City of Refuge
The result of three weeks alone in a Nevada desert motel room, City of Refuge, Castanets’ fourth full-length for Asthmatic Kitty (September, 2008), blazed into Ray Raposa’s mind with the rising sun. The idea came the morning after an overnight drive with tour companions from Oakland, CA, to Las Vegas, NV; waking in the back seat to a Nevada gas station dawn, Raposa said “here,” and as the drive progressed, so did his conviction that this was where he would record the next Castanets album.
He sought and found solitude in a mom and pop motel in Overton Nevada- unincorporated, two bars, no stoplight, home of The Lost City Museum – on the edge of Valley of Fire State Park (Moapa Valley to the indigenous peoples), an hour northeast of the surreal derangement of Vegas. Far from distractions and infused with the sense of isolation explored by the songs he’d written for the album, it proved the optimal backdrop. Minimal overdubs by friends Jana Hunter, Sufjan Stevens, Dawn Smithson (Jessamine, Sunn O))))), Scott Tuma (Souled American, Boxhead Ensemble), and co-producer Ero Gray were added later, but the silence of the sparsely populated region underscores the sounds of Raposa’s voice and instruments.
City, is many things, but amenable to a simple, generic description it’s not. Over the course of three albums and myriad EPs, Ray Raposa and cohorts have made a career of crawling out on tenuous limbs, but to the amazement of the crowd below, never falling off. To extend this hackneyed metaphor even further, they’ve been known to release their grip, sprout paper wings, and soar into the horizon through floating musical notation.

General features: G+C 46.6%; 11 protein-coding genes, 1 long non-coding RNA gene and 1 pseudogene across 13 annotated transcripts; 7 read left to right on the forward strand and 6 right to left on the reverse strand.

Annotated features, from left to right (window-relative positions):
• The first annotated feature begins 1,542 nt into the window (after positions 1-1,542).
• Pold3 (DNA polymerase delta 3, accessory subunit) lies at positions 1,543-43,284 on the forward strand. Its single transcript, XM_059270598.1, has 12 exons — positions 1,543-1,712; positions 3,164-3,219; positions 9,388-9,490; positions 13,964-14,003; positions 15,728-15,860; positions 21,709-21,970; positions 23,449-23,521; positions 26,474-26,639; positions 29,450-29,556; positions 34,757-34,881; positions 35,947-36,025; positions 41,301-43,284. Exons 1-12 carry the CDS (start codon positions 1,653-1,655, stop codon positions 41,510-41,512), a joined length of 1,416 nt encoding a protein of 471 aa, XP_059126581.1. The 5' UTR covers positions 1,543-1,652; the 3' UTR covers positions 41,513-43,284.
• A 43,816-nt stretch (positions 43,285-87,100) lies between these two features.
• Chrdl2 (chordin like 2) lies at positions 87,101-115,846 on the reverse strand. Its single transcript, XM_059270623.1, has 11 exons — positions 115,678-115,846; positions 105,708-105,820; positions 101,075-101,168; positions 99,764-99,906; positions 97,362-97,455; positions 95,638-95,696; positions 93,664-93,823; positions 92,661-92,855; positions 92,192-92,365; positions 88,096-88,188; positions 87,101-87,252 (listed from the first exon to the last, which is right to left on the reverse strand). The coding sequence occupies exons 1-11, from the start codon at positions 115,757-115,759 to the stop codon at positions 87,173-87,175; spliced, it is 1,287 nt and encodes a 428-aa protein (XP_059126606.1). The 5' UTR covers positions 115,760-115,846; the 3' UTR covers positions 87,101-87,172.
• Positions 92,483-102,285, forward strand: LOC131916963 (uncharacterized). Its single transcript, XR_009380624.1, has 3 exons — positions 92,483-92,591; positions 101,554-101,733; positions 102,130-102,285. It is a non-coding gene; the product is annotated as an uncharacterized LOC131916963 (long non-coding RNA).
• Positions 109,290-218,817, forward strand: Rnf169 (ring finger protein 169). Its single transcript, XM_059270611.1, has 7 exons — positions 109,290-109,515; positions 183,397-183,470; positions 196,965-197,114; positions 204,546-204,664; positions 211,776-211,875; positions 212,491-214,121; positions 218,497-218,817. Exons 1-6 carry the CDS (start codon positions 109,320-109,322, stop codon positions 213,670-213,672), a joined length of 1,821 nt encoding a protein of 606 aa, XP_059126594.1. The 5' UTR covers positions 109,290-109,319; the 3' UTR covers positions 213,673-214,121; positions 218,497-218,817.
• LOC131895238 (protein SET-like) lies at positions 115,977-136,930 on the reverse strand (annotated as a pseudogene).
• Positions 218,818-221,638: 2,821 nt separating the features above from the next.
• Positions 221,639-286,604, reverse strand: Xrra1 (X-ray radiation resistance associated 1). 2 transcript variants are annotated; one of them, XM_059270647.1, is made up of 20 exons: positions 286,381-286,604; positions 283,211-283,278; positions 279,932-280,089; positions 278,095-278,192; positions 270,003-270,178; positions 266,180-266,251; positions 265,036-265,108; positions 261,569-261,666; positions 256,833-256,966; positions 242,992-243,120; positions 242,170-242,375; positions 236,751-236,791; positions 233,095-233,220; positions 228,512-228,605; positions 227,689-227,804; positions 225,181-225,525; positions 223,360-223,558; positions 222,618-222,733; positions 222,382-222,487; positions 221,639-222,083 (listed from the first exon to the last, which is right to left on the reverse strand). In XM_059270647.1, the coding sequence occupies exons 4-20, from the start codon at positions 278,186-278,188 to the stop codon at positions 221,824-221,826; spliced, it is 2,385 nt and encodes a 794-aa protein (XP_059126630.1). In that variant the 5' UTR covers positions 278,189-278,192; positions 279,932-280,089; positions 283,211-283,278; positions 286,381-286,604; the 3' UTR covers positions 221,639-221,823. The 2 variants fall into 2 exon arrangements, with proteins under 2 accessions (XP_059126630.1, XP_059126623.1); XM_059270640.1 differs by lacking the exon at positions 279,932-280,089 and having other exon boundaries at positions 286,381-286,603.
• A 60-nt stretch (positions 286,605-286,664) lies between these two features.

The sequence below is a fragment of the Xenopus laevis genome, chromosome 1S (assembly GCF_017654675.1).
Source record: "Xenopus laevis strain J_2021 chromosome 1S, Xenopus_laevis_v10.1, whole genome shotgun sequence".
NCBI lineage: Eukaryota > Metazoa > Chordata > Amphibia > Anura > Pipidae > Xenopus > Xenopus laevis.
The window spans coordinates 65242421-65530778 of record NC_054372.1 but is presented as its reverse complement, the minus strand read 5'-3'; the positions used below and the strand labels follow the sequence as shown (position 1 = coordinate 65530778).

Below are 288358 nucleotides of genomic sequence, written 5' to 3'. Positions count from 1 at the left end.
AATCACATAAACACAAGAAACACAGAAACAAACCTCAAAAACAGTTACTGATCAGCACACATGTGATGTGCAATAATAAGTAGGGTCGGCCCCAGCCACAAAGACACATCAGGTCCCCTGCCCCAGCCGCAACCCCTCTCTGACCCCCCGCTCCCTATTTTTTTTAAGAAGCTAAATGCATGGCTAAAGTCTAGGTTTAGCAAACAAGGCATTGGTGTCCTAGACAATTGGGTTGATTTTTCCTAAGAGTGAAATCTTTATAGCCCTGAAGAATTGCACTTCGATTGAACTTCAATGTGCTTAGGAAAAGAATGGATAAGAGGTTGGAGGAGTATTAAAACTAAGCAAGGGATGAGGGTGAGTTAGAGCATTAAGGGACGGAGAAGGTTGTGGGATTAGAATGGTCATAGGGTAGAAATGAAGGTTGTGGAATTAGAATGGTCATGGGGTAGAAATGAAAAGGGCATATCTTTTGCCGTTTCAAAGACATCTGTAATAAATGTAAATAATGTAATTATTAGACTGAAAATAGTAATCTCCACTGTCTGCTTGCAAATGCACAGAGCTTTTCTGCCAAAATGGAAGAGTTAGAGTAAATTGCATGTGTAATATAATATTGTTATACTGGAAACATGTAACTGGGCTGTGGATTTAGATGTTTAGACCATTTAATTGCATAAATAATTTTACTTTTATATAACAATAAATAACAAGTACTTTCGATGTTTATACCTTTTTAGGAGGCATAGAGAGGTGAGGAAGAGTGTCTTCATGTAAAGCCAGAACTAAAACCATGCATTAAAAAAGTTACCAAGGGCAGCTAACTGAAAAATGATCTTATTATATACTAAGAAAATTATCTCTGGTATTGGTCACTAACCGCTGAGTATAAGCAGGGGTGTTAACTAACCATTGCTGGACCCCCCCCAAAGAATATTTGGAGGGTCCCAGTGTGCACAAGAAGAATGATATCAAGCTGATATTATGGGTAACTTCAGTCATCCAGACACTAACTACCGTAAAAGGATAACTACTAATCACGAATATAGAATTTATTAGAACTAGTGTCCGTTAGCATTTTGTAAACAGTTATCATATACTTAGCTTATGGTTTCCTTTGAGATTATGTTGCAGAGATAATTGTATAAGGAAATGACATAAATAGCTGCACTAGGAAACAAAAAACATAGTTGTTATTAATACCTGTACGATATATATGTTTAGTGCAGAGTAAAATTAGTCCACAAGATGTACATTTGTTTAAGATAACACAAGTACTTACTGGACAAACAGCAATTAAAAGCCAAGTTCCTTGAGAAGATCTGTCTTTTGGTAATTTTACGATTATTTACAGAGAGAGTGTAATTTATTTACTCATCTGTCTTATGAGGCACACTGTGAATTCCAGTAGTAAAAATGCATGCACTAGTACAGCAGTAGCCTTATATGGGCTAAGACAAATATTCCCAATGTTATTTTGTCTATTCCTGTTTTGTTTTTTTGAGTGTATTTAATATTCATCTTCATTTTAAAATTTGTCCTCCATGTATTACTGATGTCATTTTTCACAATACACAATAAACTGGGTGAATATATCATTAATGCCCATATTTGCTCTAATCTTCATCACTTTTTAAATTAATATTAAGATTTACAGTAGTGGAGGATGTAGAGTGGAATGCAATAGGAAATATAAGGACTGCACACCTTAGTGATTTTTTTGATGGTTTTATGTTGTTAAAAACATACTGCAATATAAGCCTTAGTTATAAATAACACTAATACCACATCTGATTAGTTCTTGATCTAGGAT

With an uneasy, asymmetric weave of sung songs, chants, electronic noise solos and spaghetti-western guitar interludes, City suggests a film soundtrack, with overture, mood-setting and plot-development songs, intermission (please remain seated, and ignore the guards at the exits), character studies, and themes of resolution and reconciliation. Ok, we’ve slogged into the muck of yet another tired metaphor, and there’s no way out but forward, so what the hell kind of movie is this anyway? Possibly a nocturnal, black and white contemporary desert western with characters real and imaginary, a failing motel on a little-used old highway, gas-well flares flickering far off in the night, the spirit-body of Lee Van Cleef watching from the shadows, a sliding eidetic road seen with closed eyes, the disturbing memory of an encounter that may or may not have been a dream, fallen bare wires crackling somewhere in the desert, the mingled odors of sagebrush smoke, candle wax, warm beer, and an overheated amplifier, and the howls of coyotes (or, perhaps, your brain). A narrative propelled by yearning, passion, dislocation, ambiguity, regret, false redemption, possible true redemption, cryptic symbolism and other art film obligatories, this time you’re liable to sit numb and silent through the credits as the theater empties (though you don’t have to- the guards have disappeared). The difference between Raposa’s landscape and more familiar backlot scenes might be this; you believe what you’ve heard and seen because your third ear intuits that he didn’t contrive any of it. City, then, is no longer only music, but emotional catharsis, and we, too, long for a City of Refuge.